I started watching it (stealing it from my parents’ bedroom) at the age of 12. Watched almost every weekend (my parents were out on saturdays to work – leaving me home alone) in the beginning. Then, started exchanging it with older guys in the neighborhood. By the age of 15, I was scouting a 2 mile radius around my house on my bicycle – trying to find a “dealer” selling some “new stuff”

Now, I am 38 and I still watch it everyday.

Internet (and now smartphones) have only made it worse.

I spend about $100 every month on subscriptions to live cam websites. I spend probably 10 hours “wasting” every work day.

I search endlessly for “new” kind of porn every time I am alone with internet. I have membership of many underground private porn forums that cater to various fetishes and subgenra. (there is one forum dedicated to just audio files of women of a particular race.)

If its out there – I have seen it.

Now, how does it impact me?

  1. My sexual life: I can never find enjoyment in a sexual act with another person. When I am in a sexual act, I am thinking of a scene in the movie. In my entire life, I remember only one sexual act when I was thinking about the person. I can never connect sexually.
  2. My romantic life: In my romantic partners, I only look for a similarity with a pornographic character. No wonder, no relationship ever works out. I am just abusing people to be a stand-in for a character in the fantasy life in my head.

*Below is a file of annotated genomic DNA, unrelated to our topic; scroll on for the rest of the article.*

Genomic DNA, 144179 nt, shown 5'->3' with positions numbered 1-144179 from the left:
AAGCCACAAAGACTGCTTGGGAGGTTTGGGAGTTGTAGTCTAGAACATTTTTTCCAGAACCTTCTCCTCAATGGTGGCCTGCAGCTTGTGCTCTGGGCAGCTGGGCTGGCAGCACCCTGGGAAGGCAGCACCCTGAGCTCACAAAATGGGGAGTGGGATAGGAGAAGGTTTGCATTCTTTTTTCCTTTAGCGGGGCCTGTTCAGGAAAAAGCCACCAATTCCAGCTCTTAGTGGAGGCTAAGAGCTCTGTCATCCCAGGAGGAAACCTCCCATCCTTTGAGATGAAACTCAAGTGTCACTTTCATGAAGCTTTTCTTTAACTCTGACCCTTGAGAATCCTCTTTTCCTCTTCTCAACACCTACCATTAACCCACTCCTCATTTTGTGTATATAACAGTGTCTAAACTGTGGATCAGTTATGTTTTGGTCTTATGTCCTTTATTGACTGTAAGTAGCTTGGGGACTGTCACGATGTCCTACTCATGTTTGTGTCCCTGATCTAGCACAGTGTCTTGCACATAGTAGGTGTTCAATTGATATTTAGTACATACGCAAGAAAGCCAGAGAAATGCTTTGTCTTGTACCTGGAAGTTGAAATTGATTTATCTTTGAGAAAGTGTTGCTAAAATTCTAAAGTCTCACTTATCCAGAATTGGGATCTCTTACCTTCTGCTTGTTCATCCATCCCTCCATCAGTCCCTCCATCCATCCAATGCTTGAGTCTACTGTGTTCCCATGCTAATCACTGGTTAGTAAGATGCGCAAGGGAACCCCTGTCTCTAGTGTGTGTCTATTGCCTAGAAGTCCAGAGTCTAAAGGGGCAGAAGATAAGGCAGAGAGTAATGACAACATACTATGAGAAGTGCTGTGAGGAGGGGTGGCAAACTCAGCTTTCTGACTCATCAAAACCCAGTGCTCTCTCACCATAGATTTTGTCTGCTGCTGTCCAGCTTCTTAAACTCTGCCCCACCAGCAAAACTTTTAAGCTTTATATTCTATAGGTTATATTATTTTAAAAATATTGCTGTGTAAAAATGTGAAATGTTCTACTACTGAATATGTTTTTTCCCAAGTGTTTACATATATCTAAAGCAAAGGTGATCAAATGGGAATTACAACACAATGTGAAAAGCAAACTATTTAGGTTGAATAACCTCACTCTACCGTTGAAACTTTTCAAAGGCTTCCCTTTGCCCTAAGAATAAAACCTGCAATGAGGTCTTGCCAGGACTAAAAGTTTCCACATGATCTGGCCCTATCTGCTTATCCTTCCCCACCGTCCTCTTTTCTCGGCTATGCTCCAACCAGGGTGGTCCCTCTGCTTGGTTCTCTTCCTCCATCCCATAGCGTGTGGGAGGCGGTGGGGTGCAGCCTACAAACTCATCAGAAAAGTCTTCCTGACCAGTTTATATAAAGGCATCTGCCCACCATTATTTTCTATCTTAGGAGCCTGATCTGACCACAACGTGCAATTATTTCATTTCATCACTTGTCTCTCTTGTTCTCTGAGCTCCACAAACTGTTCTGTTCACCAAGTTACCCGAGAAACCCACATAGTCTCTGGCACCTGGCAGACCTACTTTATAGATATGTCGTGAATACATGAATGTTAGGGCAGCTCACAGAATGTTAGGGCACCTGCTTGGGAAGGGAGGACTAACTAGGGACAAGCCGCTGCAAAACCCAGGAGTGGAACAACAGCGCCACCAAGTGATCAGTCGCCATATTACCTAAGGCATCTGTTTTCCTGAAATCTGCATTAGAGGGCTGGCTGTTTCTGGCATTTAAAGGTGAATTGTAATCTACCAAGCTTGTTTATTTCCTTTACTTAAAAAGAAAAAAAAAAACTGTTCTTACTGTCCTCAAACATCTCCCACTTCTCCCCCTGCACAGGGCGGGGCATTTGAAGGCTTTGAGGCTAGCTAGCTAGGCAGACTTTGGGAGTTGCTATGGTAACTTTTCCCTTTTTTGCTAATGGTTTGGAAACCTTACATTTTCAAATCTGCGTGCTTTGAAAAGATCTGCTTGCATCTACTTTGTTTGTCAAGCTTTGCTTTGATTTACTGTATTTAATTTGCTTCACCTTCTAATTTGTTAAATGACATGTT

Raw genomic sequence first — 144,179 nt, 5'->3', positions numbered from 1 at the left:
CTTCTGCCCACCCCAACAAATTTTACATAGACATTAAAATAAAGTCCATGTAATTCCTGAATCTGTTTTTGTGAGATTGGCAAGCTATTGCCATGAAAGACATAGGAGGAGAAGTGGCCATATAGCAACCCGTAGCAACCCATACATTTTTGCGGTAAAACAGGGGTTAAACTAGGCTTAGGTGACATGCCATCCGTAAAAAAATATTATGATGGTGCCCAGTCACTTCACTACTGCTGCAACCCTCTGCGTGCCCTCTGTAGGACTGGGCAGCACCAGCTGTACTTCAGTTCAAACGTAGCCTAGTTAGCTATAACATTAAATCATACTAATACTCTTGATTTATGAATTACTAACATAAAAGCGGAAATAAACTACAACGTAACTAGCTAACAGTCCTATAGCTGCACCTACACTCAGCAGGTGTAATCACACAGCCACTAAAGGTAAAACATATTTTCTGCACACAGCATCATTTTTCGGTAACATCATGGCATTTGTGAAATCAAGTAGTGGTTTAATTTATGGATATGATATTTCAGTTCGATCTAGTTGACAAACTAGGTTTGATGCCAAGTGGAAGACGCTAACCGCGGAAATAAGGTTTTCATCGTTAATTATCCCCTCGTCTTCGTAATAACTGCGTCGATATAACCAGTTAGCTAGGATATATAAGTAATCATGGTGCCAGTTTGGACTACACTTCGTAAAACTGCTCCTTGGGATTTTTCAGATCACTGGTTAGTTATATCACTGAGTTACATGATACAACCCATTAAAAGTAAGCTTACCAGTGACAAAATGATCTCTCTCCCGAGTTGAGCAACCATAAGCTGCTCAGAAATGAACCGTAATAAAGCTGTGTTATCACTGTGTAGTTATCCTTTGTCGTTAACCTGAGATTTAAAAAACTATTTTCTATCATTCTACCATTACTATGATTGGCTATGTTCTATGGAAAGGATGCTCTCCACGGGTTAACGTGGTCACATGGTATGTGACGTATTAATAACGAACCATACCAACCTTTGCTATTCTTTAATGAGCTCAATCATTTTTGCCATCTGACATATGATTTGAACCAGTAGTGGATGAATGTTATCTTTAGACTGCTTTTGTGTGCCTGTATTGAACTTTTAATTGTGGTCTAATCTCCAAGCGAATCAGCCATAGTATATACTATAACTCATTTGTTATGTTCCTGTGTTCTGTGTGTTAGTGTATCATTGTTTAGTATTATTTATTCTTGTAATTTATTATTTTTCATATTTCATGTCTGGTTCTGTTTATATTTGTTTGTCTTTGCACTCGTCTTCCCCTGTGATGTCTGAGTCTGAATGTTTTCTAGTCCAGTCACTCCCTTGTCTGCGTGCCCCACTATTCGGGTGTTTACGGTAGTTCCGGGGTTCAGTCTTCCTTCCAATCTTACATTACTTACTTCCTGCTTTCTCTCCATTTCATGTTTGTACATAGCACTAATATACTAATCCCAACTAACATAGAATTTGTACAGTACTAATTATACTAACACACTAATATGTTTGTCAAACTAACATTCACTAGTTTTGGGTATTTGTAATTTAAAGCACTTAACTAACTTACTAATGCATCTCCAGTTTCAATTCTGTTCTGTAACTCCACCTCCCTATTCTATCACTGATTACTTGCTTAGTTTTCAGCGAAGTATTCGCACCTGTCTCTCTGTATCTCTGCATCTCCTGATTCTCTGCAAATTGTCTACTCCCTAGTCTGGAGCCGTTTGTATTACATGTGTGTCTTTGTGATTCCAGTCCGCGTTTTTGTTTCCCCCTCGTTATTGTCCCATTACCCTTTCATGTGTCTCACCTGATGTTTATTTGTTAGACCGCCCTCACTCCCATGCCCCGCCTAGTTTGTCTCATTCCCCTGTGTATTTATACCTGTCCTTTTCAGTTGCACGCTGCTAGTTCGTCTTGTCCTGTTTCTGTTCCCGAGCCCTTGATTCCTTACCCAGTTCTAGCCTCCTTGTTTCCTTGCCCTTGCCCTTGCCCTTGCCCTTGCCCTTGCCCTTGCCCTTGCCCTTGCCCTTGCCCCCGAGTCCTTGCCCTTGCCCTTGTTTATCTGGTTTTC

3. My social life: There is little motivation to relate to people. I have no friends, no social skills and no family that I care about. I am quite sure I do not know how to talk normally to women.
  4. My work life: Most of the time in the office, I am watching porn (I run my own company so its easy). I waste entire days ( and sometimes weeks) doing nothing but watching porn. Many of my employees have seen me in the act. Mostly just ignore but word gets around. Many do not respect me at all.
  5. My career: I could have been widely more successful. Easily making 10x more. Possibly, 100x more.
  6. My health: I am massively overweight. have high blood pressure, high cholesterol. Everytime I am alone, I do not want to exercise. I want to watch porn.
  7. My family life: I worry that my kid will find out and I will lose all his respect.
  8. Most importantly, I know I am phony. Just getting by. No love, no relationships, no emotions, No feelings. Nothing.



What is professional gambler James Holzhauer’s strategy when competing on Jeopardy?